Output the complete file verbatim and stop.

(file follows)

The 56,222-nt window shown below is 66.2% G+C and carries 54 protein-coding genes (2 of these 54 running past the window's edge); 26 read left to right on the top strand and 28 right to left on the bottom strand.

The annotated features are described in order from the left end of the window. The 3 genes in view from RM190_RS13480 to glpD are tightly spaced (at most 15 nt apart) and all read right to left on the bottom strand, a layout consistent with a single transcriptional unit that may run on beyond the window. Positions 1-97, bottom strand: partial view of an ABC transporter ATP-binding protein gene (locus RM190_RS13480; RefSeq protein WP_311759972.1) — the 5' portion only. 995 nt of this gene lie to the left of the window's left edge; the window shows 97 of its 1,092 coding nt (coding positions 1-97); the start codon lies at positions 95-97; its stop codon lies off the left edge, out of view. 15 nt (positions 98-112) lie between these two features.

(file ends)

The 56,222-nt window shown below is 66.2% G+C and carries 54 protein-coding genes (2 of these 54 running past the window's edge); 26 read left to right on the top strand and 28 right to left on the bottom strand.

The annotated features are described in order from the left end of the window. The 3 genes in view from RM190_RS13480 to glpD are tightly spaced (at most 15 nt apart) and all read right to left on the bottom strand, a layout consistent with a single transcriptional unit that may run on beyond the window. Positions 1-97, bottom strand: partial view of an ABC transporter ATP-binding protein gene (locus RM190_RS13480; RefSeq protein WP_311759972.1) — the 5' portion only. 995 nt of this gene lie to the left of the window's left edge; the window shows 97 of its 1,092 coding nt (coding positions 1-97); the start codon lies at positions 95-97; its stop codon lies off the left edge, out of view. 15 nt (positions 98-112) lie between these two features.